Get More Killer Tips
Subscribe To Our Mailing List And Get Interesting Stuff And Updates To Your Email Inbox
Thank you for subscribing.
Something went wrong.
I’m here to convince you of the importance of creating a community around your blog. I will not show you theories, tips or tricks. I will show you clear examples of the benefits of having a community of readers on your blog.
Maybe you’ve read a few posts on how to create a community. We already know that the posts must be written in the first person, telling personal stories, trying to get the reader to identify with you and finally leaving the field open for participation and debate.
This is what we call engagement. But I do not bring theories, tips or tricks. I bring figures.
So do you have a community of readers on your blog?
Do you know how to recognize if a blogger has created a community around a blog?
- When you write a post, you run to Twitter to post your link on the same day to multiply your regular readers. That is because you have a community.
- When you spend some time doing things other than writing posts, your followers start to ask you when you will publish your next post. That is because you have a community.
- Every time you publish a post, you get 40, 60 or 100 comments. That is because you have a community.
- When you recommend a product, or when you recommend a reading support for a cause, tens or hundreds of people respond. That is because you have a community.
This is what you can get if you create a community of readers on your blog. Publishing your post will be read by hundreds of people on the same day that it goes out.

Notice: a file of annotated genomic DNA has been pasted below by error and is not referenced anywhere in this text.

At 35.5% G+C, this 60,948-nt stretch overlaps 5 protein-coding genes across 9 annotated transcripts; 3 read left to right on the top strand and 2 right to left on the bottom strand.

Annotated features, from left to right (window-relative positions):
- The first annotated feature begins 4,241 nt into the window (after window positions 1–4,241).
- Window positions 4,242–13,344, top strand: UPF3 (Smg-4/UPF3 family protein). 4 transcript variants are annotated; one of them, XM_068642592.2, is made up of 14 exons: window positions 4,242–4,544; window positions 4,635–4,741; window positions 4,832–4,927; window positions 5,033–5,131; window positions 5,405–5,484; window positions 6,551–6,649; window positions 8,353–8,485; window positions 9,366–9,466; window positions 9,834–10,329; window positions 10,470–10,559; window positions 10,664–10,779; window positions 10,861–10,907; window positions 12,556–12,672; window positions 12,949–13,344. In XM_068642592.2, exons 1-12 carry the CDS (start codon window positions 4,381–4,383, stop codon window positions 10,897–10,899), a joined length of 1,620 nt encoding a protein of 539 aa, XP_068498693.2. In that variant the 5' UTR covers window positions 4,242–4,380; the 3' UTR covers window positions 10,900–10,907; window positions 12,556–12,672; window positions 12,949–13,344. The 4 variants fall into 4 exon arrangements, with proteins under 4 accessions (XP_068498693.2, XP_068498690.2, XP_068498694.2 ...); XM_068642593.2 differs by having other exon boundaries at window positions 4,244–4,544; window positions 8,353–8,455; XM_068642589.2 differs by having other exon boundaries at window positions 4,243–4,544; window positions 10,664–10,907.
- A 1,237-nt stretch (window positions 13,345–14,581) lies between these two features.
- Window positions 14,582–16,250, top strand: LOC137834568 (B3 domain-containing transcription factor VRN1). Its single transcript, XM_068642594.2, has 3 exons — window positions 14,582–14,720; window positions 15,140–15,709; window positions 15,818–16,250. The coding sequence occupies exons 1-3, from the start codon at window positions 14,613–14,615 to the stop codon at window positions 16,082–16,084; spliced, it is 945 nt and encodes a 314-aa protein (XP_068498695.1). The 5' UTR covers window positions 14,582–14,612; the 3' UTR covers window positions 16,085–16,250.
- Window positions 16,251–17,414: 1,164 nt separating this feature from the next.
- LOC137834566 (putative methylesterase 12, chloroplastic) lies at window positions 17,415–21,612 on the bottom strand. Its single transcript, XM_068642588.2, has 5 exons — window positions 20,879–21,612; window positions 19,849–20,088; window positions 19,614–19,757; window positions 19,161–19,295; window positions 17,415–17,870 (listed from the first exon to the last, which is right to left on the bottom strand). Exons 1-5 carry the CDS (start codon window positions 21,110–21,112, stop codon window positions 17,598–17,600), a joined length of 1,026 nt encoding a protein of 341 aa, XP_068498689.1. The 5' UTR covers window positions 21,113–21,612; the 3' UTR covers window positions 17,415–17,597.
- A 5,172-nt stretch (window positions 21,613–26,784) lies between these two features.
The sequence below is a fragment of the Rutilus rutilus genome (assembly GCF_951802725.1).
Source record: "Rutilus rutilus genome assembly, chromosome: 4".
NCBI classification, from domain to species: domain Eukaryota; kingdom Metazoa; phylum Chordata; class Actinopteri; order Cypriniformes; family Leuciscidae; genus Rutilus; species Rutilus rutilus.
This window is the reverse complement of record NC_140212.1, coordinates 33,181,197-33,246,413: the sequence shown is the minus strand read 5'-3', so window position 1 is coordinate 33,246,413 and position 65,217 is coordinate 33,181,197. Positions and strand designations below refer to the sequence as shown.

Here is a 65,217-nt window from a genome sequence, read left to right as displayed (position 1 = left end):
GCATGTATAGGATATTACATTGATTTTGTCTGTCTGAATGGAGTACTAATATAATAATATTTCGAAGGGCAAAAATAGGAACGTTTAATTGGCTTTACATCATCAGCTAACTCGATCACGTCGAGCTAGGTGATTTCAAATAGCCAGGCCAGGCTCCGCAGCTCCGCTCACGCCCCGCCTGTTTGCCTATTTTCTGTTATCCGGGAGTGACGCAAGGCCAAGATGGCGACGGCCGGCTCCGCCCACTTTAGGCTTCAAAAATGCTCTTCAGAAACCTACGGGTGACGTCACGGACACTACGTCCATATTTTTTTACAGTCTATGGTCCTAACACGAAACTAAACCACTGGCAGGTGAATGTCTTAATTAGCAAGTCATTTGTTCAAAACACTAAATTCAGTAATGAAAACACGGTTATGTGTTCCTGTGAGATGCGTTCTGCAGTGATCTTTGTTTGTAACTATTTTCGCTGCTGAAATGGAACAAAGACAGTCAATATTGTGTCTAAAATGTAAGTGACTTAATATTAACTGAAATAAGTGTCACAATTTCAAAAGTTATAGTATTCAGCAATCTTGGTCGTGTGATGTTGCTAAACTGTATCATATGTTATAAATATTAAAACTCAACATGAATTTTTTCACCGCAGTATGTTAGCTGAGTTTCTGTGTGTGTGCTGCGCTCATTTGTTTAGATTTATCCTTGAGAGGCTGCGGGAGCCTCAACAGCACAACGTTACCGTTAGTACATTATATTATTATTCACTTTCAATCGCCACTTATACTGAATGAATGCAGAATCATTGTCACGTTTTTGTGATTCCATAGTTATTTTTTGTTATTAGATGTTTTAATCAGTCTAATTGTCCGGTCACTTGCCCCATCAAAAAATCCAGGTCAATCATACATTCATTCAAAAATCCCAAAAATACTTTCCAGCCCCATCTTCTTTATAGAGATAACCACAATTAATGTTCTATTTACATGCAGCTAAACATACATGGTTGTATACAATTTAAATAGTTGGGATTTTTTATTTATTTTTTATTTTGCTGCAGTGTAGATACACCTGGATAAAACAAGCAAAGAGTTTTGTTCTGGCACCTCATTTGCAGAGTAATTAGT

The next step is to get an influential community, which in turn will promote your content. This is the seed for your content to go viral. If not, at least you will increase your own community, which is called word of mouth in the offline world.
There is another way to get your content spread. This is the position of your posts on Google searches. They say that 70% of Internet traffic moves from the searches at various engines. But believe me the remaining 30% is already a lot.
What are the advantages of creating a community vs using SEO for better ranking positions?
This depends only on yourself. Connect with your readers for social networking, subscriptions to your blog or any other direct method. There are no middlemen and you decide when you communicate with them. If your readers land on your site because Google sends them, that’s an added benefit.
- Fidelity = good recurrence. Your readers are faithful, know you and love to read what you write. This fidelity is a guarantee that today’s readers are tomorrow’s readers. The scope of your publications is repeatable and predictable.
- Trust = good engagement. The power of persuasion of a blogger, is not even close in the dreams of the best SEO consultants. One of the best ways to monetize a blog that has a community is by selling services such as training or consultancy. Also, what works well is recommending third party products or services. Yes, your community trusts you and you must maintain that trust, so only recommend products that you would buy yourself.
- Popularity = BlogStar. Your readers know you, leave comments and follow you on social networks. They would be happy to meet you, and you will be invited for lectures and presentations. This popularity will give you business fortune and networking opportunities, etc.
- Promotional campaigns = brand magnet. Having a community on your blog will make it become an object of desire where brands will want to launch their campaigns. Review a product, promote events and run contests or sweepstakes. Such collaborations with brands are highly valued by brands because they allow measurement of short-term results.
You see, creating a community of readers has some benefits that you will not get using any other diffusion technique. Try not to forget the SEO, search engines and links from authority sites.
But what is more important is that you design your strategies and tactics around your community. Then measure your results. Look at what worked and what did not work-and you can make changes to your goals and marketing campaigns accordingly.
Albert Palacci is a contributor to his personal blog – https://albertpalacci.com. He is a passionate about digital marketing. He also regularly writes for other blogs on topics about marketing. You can find more about him or follow him on his Google+ profile.
Image courtesy of Stuart Miles at FreeDigitalPhotos.net